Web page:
one thing,--the Mayor of Shanghai told me that in just the last couple 
of years 1.2 million people had been displaced from state industries in 
Shanghai and over one million had already found other jobs. That's just 
in one area of the country. If you're trying to manage that sort of 
transition, one of the things that I would be looking for is how I could 
keep this thing going down the track in the right direction and not have 
wild swings and not be confronted with a situation which would then be 
    So that's what I hope has happened and where I hope we'll go.
    Mr. Knoller [Mark Knoller, CBS Radio], I'll take your question and 
then I'll go. You guys may want to shop some more. [Laughter]

Policy of Constructive Engagement

    Q. Mr. President, if constructive engagement is the right policy in 
your view for dealing with China, why isn't it an appropriate policy for 
dealing with other countries, say, Cuba?
    The President. That's not the question I thought you were going to 
ask--[laughter]--I mean, the example I thought you were going to give. I 
think each of these has to be taken on its own facts. In the case of 
Cuba, we actually have tried--I would remind you, we have tried in good 
faith on more than one occasion to engage Cuba in a way that would 
develop the kind of reciprocal movement that we see in China.
    Under the Cuban Democracy Act, which was passed by the Congress in 
1992 and signed by President Bush, but which I strongly supported during 
the election season, we were given a clear roadmap of balanced actions 
that we could take and that Cuba could take. And we were, I thought, 
making progress with that map until the people, including American 
citizens, were unlawfully shot out of the sky and killed. That led to 
the passage of the Helms-Burton law.
    And even after that, after the Pope went to Cuba, I took some 
further actions, just about everything I'm empowered to take under the 
Helms-Burton law, to again increase people-to-people contacts in Cuba, 
to empower the church more with our support as an instrument of civil 
society, and to send a signal that I did not want the United States to 
be estranged from the people of Cuba forever.
    I do believe that we have some more options, and I think Cuba is a 
case where, because it's close to home and because of the position we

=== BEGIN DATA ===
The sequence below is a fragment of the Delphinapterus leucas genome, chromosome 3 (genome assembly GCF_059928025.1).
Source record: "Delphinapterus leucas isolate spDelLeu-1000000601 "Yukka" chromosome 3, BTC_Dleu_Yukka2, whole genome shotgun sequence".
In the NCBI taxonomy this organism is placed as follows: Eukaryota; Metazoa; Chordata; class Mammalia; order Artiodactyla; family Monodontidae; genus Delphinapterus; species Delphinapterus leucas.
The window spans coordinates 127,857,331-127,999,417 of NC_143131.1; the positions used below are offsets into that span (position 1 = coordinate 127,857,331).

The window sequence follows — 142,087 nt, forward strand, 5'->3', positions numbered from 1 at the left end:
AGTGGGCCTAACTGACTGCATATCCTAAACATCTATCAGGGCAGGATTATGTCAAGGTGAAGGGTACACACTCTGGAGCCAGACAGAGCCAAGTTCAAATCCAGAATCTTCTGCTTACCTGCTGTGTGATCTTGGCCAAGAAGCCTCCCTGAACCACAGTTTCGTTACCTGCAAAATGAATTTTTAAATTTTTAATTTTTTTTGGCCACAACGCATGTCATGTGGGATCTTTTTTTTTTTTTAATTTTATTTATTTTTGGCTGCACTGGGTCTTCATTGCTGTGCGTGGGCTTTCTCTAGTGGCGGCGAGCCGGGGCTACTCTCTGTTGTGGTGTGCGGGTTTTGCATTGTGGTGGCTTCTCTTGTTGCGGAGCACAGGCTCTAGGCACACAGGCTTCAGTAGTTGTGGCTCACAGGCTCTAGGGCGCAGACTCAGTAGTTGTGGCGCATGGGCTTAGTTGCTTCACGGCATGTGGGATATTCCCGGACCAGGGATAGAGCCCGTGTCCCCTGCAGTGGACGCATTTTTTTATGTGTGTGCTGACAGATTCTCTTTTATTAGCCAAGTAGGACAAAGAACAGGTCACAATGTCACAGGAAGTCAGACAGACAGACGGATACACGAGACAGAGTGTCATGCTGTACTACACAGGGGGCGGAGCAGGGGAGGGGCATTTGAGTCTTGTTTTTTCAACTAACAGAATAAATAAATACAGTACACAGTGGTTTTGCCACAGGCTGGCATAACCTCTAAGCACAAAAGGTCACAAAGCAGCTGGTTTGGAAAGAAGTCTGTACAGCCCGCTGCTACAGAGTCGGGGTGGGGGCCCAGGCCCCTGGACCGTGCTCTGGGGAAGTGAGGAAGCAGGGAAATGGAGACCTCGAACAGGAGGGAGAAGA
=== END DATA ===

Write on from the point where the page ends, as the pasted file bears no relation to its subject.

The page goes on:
occupy in the region, our policy has a greater chance of success. But 
even there, you see, whatever policy you pursue, you have to be prepared 
to have a little patience and work with it and hope that it will work 
out in the long run.
    But nothing would please me more than to get some clear signal that 
Cuba was willing to be more open and more free and more democratic and 
work toward a common future and join the whole rest of the hemisphere. 
You know, in our hemisphere, every country but Cuba is a democracy, and 
I would like the see--nothing would please me more than to see some 
rapprochement between the people of our two countries, especially 
because of the strong Cuban-American population in our Nation.
    Thank you very much.

Note: The President's 162d news conference began at 5:23 p.m. in the 
Grand Ballroom of the Grand Hyatt Hotel. In his remarks, he referred to 
President Jiang Zemin and Premier Zhu Rongji of China; President Li 
Teng-hui of Taiwan; freed Chinese dissidents Wei Jingsheng, Bishop Zeng 
Jingmu, and Wang Dan; David Trimble of the Ulster Unionist Party and 
John Hume and Seamus Mallon of the Social Democratic and Labor Party of 
Ireland; Prime Minister Tony Blair of the United Kingdom; Prime Minister 
Bertie Ahern of Ireland; Prime Minister Ryutaro Hashimoto of Japan; 
Mayor Xu Kuangdi of Shanghai, China; and Pope John Paul II. Reporters 
referred to freed Chinese dissident Bao Tong; President Slobodan 
Milosevic of the Federal Republic of Yugoslavia (Serbia and Montenegro); 
and former President George Bush.